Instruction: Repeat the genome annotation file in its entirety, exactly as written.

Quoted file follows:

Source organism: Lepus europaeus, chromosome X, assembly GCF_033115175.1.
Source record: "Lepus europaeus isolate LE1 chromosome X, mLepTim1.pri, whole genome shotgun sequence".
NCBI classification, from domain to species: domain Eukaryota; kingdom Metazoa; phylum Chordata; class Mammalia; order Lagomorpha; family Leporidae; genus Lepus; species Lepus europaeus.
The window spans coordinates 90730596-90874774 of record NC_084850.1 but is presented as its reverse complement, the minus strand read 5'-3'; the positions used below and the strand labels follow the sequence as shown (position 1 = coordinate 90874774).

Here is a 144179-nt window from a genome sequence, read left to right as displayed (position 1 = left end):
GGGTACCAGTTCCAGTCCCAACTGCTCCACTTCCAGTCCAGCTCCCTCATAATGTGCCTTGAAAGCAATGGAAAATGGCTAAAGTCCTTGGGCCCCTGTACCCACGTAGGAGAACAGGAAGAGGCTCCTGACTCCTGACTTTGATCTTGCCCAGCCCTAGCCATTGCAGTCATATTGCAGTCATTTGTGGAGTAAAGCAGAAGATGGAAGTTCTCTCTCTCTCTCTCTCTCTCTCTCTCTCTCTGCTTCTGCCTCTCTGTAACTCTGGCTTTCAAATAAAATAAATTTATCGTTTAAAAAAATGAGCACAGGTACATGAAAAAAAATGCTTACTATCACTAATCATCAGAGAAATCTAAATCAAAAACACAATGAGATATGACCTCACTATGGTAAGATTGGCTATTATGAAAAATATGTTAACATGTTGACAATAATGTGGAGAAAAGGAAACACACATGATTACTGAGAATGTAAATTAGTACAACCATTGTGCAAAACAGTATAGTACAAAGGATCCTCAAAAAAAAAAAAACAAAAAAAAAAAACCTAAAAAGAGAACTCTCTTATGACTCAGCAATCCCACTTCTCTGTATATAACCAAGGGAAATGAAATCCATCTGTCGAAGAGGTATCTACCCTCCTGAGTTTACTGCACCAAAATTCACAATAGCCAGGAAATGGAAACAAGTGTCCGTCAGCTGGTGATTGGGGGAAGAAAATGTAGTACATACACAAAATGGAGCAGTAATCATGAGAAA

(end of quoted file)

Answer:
Source organism: Lepus europaeus, chromosome X, assembly GCF_033115175.1.
Source record: "Lepus europaeus isolate LE1 chromosome X, mLepTim1.pri, whole genome shotgun sequence".
NCBI classification, from domain to species: domain Eukaryota; kingdom Metazoa; phylum Chordata; class Mammalia; order Lagomorpha; family Leporidae; genus Lepus; species Lepus europaeus.
The window spans coordinates 90730596-90874774 of record NC_084850.1 but is presented as its reverse complement, the minus strand read 5'-3'; the positions used below and the strand labels follow the sequence as shown (position 1 = coordinate 90874774).

Here is a 144179-nt window from a genome sequence, read left to right as displayed (position 1 = left end):
GGGTACCAGTTCCAGTCCCAACTGCTCCACTTCCAGTCCAGCTCCCTCATAATGTGCCTTGAAAGCAATGGAAAATGGCTAAAGTCCTTGGGCCCCTGTACCCACGTAGGAGAACAGGAAGAGGCTCCTGACTCCTGACTTTGATCTTGCCCAGCCCTAGCCATTGCAGTCATATTGCAGTCATTTGTGGAGTAAAGCAGAAGATGGAAGTTCTCTCTCTCTCTCTCTCTCTCTCTCTCTCTCTGCTTCTGCCTCTCTGTAACTCTGGCTTTCAAATAAAATAAATTTATCGTTTAAAAAAATGAGCACAGGTACATGAAAAAAAATGCTTACTATCACTAATCATCAGAGAAATCTAAATCAAAAACACAATGAGATATGACCTCACTATGGTAAGATTGGCTATTATGAAAAATATGTTAACATGTTGACAATAATGTGGAGAAAAGGAAACACACATGATTACTGAGAATGTAAATTAGTACAACCATTGTGCAAAACAGTATAGTACAAAGGATCCTCAAAAAAAAAAAAACAAAAAAAAAAAACCTAAAAAGAGAACTCTCTTATGACTCAGCAATCCCACTTCTCTGTATATAACCAAGGGAAATGAAATCCATCTGTCGAAGAGGTATCTACCCTCCTGAGTTTACTGCACCAAAATTCACAATAGCCAGGAAATGGAAACAAGTGTCCGTCAGCTGGTGATTGGGGGAAGAAAATGTAGTACATACACAAAATGGAGCAGTAATCATGAGAAA